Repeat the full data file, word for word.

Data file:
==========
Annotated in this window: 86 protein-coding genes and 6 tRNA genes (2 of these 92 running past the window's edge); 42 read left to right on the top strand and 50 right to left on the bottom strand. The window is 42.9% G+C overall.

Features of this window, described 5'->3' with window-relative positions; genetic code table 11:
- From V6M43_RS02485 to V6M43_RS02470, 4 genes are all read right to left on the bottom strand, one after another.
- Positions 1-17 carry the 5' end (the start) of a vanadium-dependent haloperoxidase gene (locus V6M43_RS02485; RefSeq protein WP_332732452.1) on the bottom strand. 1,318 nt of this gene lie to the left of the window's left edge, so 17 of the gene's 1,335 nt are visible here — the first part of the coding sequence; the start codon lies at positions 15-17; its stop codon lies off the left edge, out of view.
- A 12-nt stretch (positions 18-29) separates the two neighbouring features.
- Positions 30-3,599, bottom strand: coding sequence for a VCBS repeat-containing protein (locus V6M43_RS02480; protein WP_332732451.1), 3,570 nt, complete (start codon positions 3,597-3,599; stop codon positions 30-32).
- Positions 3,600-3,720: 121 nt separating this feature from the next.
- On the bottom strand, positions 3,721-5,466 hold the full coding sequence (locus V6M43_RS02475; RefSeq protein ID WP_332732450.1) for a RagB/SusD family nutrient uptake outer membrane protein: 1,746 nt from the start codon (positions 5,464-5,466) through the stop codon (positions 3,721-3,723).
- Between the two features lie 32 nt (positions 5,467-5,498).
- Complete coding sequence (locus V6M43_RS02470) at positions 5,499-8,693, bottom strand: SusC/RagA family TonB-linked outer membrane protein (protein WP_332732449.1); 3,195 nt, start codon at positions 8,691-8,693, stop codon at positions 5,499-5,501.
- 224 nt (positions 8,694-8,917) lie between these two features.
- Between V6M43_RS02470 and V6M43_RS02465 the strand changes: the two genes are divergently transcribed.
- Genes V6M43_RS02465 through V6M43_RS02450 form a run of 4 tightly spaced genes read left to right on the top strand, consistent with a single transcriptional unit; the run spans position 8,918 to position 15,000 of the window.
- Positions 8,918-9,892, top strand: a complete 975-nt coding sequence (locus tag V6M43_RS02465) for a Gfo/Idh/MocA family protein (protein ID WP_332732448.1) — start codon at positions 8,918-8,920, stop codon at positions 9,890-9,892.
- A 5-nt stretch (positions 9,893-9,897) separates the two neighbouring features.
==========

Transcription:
Annotated in this window: 86 protein-coding genes and 6 tRNA genes (2 of these 92 running past the window's edge); 42 read left to right on the top strand and 50 right to left on the bottom strand. The window is 42.9% G+C overall.

Features of this window, described 5'->3' with window-relative positions; genetic code table 11:
- From V6M43_RS02485 to V6M43_RS02470, 4 genes are all read right to left on the bottom strand, one after another.
- Positions 1-17 carry the 5' end (the start) of a vanadium-dependent haloperoxidase gene (locus V6M43_RS02485; RefSeq protein WP_332732452.1) on the bottom strand. 1,318 nt of this gene lie to the left of the window's left edge, so 17 of the gene's 1,335 nt are visible here — the first part of the coding sequence; the start codon lies at positions 15-17; its stop codon lies off the left edge, out of view.
- A 12-nt stretch (positions 18-29) separates the two neighbouring features.
- Positions 30-3,599, bottom strand: coding sequence for a VCBS repeat-containing protein (locus V6M43_RS02480; protein WP_332732451.1), 3,570 nt, complete (start codon positions 3,597-3,599; stop codon positions 30-32).
- Positions 3,600-3,720: 121 nt separating this feature from the next.
- On the bottom strand, positions 3,721-5,466 hold the full coding sequence (locus V6M43_RS02475; RefSeq protein ID WP_332732450.1) for a RagB/SusD family nutrient uptake outer membrane protein: 1,746 nt from the start codon (positions 5,464-5,466) through the stop codon (positions 3,721-3,723).
- Between the two features lie 32 nt (positions 5,467-5,498).
- Complete coding sequence (locus V6M43_RS02470) at positions 5,499-8,693, bottom strand: SusC/RagA family TonB-linked outer membrane protein (protein WP_332732449.1); 3,195 nt, start codon at positions 8,691-8,693, stop codon at positions 5,499-5,501.
- 224 nt (positions 8,694-8,917) lie between these two features.
- Between V6M43_RS02470 and V6M43_RS02465 the strand changes: the two genes are divergently transcribed.
- Genes V6M43_RS02465 through V6M43_RS02450 form a run of 4 tightly spaced genes read left to right on the top strand, consistent with a single transcriptional unit; the run spans position 8,918 to position 15,000 of the window.
- Positions 8,918-9,892, top strand: a complete 975-nt coding sequence (locus tag V6M43_RS02465) for a Gfo/Idh/MocA family protein (protein ID WP_332732448.1) — start codon at positions 8,918-8,920, stop codon at positions 9,890-9,892.
- A 5-nt stretch (positions 9,893-9,897) separates the two neighbouring features.